Lessons learned from the first competition for education startups in the Arab world

Nafez Dakkak and Mark Griffiths
Lessons learned from the first competition for education startups in the Arab world

This blog post was originally posted in EdSurge

Inspired by conversations with actors in other parts of the world where small sums of capital have played a significant role in helping shape ecosystem building efforts, the Queen Rania Foundation launched an award for education entrepreneurs. We ran the competition to validate a few assumptions that came up in our research efforts, specifically whether there existed a strong pipeline of investable startups that are based in our part for the world.  The competition evaluated startups on the quality of their innovation, their impact to date, and their potential to scale. Over 400 applicants later, we are optimistic about the existence of a pipeline of worthy and investable startups working on everything from the creation of VR experiences for schools, to the application of AI to improve Arabic literacy learning. The startups were primarily located in Egypt (31%), Jordan (18%), and the UAE (8%) with average quarterly revenue among our semi-finalists (n=16) at $500,000.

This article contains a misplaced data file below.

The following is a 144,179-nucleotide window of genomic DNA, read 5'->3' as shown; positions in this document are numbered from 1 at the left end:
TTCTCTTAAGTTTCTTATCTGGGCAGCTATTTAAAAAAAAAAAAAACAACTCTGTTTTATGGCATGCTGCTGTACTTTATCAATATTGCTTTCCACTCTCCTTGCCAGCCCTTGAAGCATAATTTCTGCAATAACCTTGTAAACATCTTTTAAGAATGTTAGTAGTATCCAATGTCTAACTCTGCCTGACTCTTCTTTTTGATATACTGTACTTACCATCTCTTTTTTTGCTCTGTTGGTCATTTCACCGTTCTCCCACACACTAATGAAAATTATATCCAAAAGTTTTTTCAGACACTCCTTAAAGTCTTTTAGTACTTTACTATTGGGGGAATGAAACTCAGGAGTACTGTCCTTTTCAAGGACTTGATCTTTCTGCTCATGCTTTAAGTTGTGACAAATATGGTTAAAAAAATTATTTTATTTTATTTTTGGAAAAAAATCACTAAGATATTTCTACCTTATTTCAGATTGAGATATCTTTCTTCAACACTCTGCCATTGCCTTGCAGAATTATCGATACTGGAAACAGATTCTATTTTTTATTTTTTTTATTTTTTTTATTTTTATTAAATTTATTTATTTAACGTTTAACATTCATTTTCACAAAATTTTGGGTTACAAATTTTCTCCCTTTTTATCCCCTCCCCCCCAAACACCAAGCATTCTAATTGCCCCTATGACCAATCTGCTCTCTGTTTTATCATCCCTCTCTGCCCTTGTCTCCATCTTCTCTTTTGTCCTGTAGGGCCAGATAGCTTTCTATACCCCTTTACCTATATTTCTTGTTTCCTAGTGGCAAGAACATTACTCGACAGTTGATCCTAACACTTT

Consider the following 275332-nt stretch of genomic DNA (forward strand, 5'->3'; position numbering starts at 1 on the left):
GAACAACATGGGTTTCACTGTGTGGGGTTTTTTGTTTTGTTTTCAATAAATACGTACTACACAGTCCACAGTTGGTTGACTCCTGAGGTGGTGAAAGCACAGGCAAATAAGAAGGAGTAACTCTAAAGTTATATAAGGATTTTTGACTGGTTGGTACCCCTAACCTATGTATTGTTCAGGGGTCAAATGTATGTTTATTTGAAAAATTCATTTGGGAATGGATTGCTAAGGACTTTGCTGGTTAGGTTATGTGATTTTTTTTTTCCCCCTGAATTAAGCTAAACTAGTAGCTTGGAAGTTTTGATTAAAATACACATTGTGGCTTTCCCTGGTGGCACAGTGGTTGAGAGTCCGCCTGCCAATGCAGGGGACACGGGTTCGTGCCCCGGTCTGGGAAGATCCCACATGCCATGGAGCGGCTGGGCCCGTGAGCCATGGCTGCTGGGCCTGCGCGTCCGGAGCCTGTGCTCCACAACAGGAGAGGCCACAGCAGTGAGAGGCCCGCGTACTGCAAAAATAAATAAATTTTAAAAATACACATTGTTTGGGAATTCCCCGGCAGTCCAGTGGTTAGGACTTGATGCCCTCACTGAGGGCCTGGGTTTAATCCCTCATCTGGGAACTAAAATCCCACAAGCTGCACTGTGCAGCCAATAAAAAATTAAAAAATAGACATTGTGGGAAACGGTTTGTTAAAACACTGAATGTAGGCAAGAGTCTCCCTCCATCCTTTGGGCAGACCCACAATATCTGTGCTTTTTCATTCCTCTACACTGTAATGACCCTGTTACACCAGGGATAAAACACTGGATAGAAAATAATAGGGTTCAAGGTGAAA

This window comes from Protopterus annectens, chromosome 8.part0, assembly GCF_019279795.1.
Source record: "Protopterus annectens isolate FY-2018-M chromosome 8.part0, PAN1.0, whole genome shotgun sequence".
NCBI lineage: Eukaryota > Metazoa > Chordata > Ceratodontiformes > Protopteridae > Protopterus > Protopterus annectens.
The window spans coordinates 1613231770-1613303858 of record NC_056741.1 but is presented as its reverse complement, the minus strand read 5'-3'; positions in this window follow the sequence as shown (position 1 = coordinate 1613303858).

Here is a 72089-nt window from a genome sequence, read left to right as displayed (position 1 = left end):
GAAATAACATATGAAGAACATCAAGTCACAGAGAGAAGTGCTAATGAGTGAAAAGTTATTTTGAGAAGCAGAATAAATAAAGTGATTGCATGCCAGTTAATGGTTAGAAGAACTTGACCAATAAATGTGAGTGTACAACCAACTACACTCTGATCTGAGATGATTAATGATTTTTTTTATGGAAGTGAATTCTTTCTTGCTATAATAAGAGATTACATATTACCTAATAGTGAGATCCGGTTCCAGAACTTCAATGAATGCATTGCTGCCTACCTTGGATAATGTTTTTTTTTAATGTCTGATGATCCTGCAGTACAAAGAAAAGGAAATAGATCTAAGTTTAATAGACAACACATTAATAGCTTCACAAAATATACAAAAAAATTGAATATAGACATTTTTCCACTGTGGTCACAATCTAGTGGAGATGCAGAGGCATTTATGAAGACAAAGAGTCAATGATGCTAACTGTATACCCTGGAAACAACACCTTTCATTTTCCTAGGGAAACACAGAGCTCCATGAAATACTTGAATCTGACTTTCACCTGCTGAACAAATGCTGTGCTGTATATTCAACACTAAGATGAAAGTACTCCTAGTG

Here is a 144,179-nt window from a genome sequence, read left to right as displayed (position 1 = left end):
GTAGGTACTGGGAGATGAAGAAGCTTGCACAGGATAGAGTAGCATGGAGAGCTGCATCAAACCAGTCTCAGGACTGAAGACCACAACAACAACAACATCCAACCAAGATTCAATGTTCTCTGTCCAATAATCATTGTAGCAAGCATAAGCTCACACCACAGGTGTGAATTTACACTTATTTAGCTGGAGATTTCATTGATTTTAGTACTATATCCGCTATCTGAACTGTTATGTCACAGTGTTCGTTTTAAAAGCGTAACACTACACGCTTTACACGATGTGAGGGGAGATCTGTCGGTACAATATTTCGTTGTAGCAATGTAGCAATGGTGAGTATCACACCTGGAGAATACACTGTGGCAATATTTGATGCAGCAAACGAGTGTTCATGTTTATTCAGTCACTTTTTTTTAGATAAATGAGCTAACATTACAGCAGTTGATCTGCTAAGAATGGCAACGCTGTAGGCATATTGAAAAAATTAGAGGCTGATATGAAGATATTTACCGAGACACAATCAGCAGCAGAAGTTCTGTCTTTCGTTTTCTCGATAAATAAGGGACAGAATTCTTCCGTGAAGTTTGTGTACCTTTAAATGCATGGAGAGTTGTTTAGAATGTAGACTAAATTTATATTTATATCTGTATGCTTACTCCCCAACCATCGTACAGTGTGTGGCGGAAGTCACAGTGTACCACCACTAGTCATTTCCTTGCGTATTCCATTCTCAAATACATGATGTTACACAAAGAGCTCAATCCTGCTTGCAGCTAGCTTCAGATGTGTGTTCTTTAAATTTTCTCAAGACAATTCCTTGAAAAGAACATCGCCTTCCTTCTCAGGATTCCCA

The competition afforded us the opportunity to dig deeper into the nascent ecosystem and come back with three key lessons:

Lesson One: Help startups design for impact

Lesson Two: There are abundant opportunities (and technologies) for innovation

Lesson Three: The presence of highly centralized school systems might lead to further inequity

 

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